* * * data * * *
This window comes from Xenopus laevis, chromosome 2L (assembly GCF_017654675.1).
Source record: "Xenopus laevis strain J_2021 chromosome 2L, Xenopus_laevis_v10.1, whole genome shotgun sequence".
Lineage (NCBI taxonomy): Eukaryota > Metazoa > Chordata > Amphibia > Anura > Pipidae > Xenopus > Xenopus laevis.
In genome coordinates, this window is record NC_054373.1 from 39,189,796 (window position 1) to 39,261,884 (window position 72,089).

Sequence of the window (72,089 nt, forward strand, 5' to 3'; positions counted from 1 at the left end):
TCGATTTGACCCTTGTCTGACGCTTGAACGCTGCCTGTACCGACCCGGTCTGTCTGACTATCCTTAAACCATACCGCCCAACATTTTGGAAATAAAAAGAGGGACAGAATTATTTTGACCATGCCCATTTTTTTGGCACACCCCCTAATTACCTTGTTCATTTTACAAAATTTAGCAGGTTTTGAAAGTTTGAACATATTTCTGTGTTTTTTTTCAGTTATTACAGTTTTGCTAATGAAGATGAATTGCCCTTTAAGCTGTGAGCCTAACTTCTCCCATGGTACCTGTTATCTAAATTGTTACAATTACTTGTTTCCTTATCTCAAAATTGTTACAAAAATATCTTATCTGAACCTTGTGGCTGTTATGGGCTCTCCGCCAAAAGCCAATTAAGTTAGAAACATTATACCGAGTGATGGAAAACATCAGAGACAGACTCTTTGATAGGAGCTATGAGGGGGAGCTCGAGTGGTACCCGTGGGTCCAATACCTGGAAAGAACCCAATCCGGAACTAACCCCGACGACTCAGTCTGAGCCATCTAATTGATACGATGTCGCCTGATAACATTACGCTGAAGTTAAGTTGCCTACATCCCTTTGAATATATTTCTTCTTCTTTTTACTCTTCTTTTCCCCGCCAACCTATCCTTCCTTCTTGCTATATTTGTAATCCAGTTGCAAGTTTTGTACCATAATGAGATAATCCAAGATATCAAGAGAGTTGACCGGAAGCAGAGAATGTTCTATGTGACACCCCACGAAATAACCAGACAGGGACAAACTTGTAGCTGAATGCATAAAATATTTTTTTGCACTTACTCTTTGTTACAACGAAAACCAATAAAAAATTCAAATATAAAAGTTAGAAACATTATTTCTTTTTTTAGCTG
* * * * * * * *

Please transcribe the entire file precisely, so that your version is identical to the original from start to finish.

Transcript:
This window comes from Xenopus laevis, chromosome 2L (assembly GCF_017654675.1).
Source record: "Xenopus laevis strain J_2021 chromosome 2L, Xenopus_laevis_v10.1, whole genome shotgun sequence".
Lineage (NCBI taxonomy): Eukaryota > Metazoa > Chordata > Amphibia > Anura > Pipidae > Xenopus > Xenopus laevis.
In genome coordinates, this window is record NC_054373.1 from 39,189,796 (window position 1) to 39,261,884 (window position 72,089).

Sequence of the window (72,089 nt, forward strand, 5' to 3'; positions counted from 1 at the left end):
TCGATTTGACCCTTGTCTGACGCTTGAACGCTGCCTGTACCGACCCGGTCTGTCTGACTATCCTTAAACCATACCGCCCAACATTTTGGAAATAAAAAGAGGGACAGAATTATTTTGACCATGCCCATTTTTTTGGCACACCCCCTAATTACCTTGTTCATTTTACAAAATTTAGCAGGTTTTGAAAGTTTGAACATATTTCTGTGTTTTTTTTCAGTTATTACAGTTTTGCTAATGAAGATGAATTGCCCTTTAAGCTGTGAGCCTAACTTCTCCCATGGTACCTGTTATCTAAATTGTTACAATTACTTGTTTCCTTATCTCAAAATTGTTACAAAAATATCTTATCTGAACCTTGTGGCTGTTATGGGCTCTCCGCCAAAAGCCAATTAAGTTAGAAACATTATACCGAGTGATGGAAAACATCAGAGACAGACTCTTTGATAGGAGCTATGAGGGGGAGCTCGAGTGGTACCCGTGGGTCCAATACCTGGAAAGAACCCAATCCGGAACTAACCCCGACGACTCAGTCTGAGCCATCTAATTGATACGATGTCGCCTGATAACATTACGCTGAAGTTAAGTTGCCTACATCCCTTTGAATATATTTCTTCTTCTTTTTACTCTTCTTTTCCCCGCCAACCTATCCTTCCTTCTTGCTATATTTGTAATCCAGTTGCAAGTTTTGTACCATAATGAGATAATCCAAGATATCAAGAGAGTTGACCGGAAGCAGAGAATGTTCTATGTGACACCCCACGAAATAACCAGACAGGGACAAACTTGTAGCTGAATGCATAAAATATTTTTTTGCACTTACTCTTTGTTACAACGAAAACCAATAAAAAATTCAAATATAAAAGTTAGAAACATTATTTCTTTTTTTAGCTG